Orcas of Puget Sound, Washington

On June 7th, 2002, we had the good fortune to see a pod of orcas, close-up, in the wild, from a kayak!
Here is our group of paddlers–everyone did quite well on a beautiful day (not too much wind and sunny).


Glassy conditions in the protected waters (see map below).

The orcas were in the area to the northwest.
The orcas were in the area to the northwest. We left Snug Harbor around 1:45 PM. After a good workout in the breezes of Puget Sound, we rested and then resumed our paddle around Henry Island.

At about 2:45, we were lucky to see this small pod of orcas that came as close as about 50 yards.

orcasOur guide, Christopher, cautioned us that 50 yards was plenty close, even though they don’t attack kayaks.



kayak to Snug Harbor

Returning to Snug Harbor.

After about 15 minutes, they just disappeared, and we headed back to the docks.

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Shark Repelling Bracelet !

Sometimes, “a little bit of science” can be a dangerous thing. Here is a product that claims to ward off sharks–a shark repellent. The Sharkbanz doesn’t use chemicals, sound, light, or electricity. No, this one uses a permanent magnet (no battery required) to discourage the sharks from biting a swimmer wearing it as a wrist or ankle band.

magnetic wristband

Available in several colors!

At sharkbanz.com, you can get into the details of the “science” behind this invention. It relies on the sharks sensitivity and aversion to incredibly weak magnetic fields.

There are some interesting reviews on Amazon (link to product), where people debate the science, comment on workmanship, plus, you can see the colors available.

Watch this video–save $65!

Some things are easy to test, and the oceans around Australia have plenty of sharks. This short video (below) shows some poor outcomes are probably in store if you rely on this wristband to repel sharks.

  In 13 minutes, it’s over for you and the Sharkbanz.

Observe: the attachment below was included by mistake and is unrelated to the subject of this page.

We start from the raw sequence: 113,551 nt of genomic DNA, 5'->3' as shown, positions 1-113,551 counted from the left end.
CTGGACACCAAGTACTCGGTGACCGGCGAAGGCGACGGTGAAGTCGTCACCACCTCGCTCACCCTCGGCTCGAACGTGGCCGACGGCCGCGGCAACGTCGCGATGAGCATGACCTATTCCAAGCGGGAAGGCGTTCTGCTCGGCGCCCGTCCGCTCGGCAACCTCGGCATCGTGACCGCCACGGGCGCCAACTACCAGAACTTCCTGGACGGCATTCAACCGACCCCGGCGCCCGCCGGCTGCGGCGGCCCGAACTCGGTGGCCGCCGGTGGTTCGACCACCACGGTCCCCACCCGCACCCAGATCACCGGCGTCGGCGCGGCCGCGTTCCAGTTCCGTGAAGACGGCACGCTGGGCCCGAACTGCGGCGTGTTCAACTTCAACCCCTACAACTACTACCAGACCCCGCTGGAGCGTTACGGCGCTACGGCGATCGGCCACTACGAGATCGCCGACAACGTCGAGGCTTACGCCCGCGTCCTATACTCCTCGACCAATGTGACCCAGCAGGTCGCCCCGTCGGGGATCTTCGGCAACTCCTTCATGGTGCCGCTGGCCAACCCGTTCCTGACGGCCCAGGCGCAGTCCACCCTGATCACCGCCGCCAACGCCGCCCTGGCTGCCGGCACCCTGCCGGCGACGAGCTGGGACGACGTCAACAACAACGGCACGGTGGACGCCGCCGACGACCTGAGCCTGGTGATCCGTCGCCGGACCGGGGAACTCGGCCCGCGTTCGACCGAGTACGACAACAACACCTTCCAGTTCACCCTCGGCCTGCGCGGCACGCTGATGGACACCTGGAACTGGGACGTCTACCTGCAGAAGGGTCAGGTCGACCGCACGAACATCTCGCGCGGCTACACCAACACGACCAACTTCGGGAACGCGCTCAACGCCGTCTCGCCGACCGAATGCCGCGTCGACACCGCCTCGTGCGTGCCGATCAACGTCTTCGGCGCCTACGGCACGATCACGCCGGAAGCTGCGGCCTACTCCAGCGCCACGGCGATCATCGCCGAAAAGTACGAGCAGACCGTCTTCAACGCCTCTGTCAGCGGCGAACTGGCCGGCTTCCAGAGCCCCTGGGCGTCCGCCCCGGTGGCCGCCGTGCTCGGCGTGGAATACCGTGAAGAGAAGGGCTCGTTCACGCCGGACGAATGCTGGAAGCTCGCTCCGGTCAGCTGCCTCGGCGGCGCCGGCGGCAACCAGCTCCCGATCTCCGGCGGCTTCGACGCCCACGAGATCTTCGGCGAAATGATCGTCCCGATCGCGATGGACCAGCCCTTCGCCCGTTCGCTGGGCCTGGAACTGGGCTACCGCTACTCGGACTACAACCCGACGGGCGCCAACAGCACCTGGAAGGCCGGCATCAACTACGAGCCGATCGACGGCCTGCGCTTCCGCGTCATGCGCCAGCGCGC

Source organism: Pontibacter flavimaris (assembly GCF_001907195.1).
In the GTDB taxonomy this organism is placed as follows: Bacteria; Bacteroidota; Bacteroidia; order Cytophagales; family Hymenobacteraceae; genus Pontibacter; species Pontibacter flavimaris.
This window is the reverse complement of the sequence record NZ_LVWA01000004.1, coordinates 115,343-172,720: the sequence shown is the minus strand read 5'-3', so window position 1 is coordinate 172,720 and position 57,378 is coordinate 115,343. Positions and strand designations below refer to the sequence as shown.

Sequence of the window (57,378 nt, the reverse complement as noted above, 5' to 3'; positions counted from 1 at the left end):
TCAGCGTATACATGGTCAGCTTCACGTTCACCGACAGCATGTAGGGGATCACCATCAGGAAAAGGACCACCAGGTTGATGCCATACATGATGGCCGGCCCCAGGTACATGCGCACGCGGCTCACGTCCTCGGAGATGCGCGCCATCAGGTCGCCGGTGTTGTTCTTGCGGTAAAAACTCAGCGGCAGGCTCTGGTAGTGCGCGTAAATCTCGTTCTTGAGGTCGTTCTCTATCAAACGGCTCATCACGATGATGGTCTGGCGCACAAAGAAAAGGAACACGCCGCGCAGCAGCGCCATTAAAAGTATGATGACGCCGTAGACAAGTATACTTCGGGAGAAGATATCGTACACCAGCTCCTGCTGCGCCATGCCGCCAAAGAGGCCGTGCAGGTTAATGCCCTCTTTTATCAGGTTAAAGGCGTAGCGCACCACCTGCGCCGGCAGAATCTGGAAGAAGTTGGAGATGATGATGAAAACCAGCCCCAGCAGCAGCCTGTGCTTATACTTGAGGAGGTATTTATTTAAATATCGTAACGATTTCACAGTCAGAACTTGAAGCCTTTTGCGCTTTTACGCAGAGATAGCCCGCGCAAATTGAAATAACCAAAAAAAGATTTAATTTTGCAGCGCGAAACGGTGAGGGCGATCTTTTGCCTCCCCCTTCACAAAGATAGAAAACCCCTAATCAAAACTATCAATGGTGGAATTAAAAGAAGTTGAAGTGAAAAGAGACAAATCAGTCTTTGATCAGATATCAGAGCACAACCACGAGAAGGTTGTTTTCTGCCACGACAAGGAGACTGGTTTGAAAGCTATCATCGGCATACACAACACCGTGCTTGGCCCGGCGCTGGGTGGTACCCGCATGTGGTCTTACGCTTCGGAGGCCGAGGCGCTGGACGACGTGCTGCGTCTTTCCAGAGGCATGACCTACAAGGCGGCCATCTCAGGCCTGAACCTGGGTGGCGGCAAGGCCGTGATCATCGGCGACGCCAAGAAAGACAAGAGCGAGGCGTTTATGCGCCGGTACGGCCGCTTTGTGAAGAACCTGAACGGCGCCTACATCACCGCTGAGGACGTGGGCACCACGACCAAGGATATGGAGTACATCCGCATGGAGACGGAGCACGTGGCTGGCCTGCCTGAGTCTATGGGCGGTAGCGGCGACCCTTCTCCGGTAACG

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How Fast Can Humans Swim??

The TV broadcasts of the 2015 World Championships sparked me to do some analysis of the swimmers’ speeds in the various events. The goal was to eliminate the advantages of the racing start and push-off from the wall. By using the on-screen race-time or adding a timer frame with my video editor, I could determine how fast the swimmers were going from the 15 m. to 35 m. marks in the 50 m. lane.

That is, the time it takes between these two marks, to swim 20 meters, would be an honest reflection of their true speed. Here is a sample using the men’s 100 m. freestyle.

Here are some speeds (meters per second) for other races.

Race Speed
50 m. Butterfly 1.87
100 m. Butterfly 2.02
50 m. Free 1.94 2.22
100 m. Free, 0-50 2.20 starting block advantage?
100 m. Free, 51-100 1.98
800 m. Free 1.60-1.63 mid-race
800 m. Free 1.74 fastest  (exclude 1st 50)
1500 m. Free 1.72* fastest, final sprint
1500 m. Free 1.61 slowest, around 1100 m.
* the winner, Paltrinieri (Italy) had a race time of 14:39.67.
This works out to an overall average speed of 1.71 meters / sec.
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Joey Cabell — a true “waterman”

Surfer_JoeyCabell_OceanMagazine2012In the 1960s, one of the premier surfers was Joey Cabell. He didn’t become that well-known outside of surfing, but he is one of the most interesting characters of that era. He did not fit the stereotype surfer image. Besides winning surfing contests, he was also a successful skier, mountain climber, and a businessman. He started the Chart House restaurant “chain”, opening the first restaurant in Aspen, Colorado.


Hawaii_NaPaliCoastIn 2012, Ocean Magazine (link) devoted an issue to Cabell, including an article about an epic swim he took with fellow surfer Mike Doyle, who wrote about it in his book Morning Glass (link).

Their adventure seems a bit crazy, and no doubt could have gone very wrong, but (spoiler!) it didn’t. They spent several days swimming the Na Pali Coast of Kaua’i in Hawaii.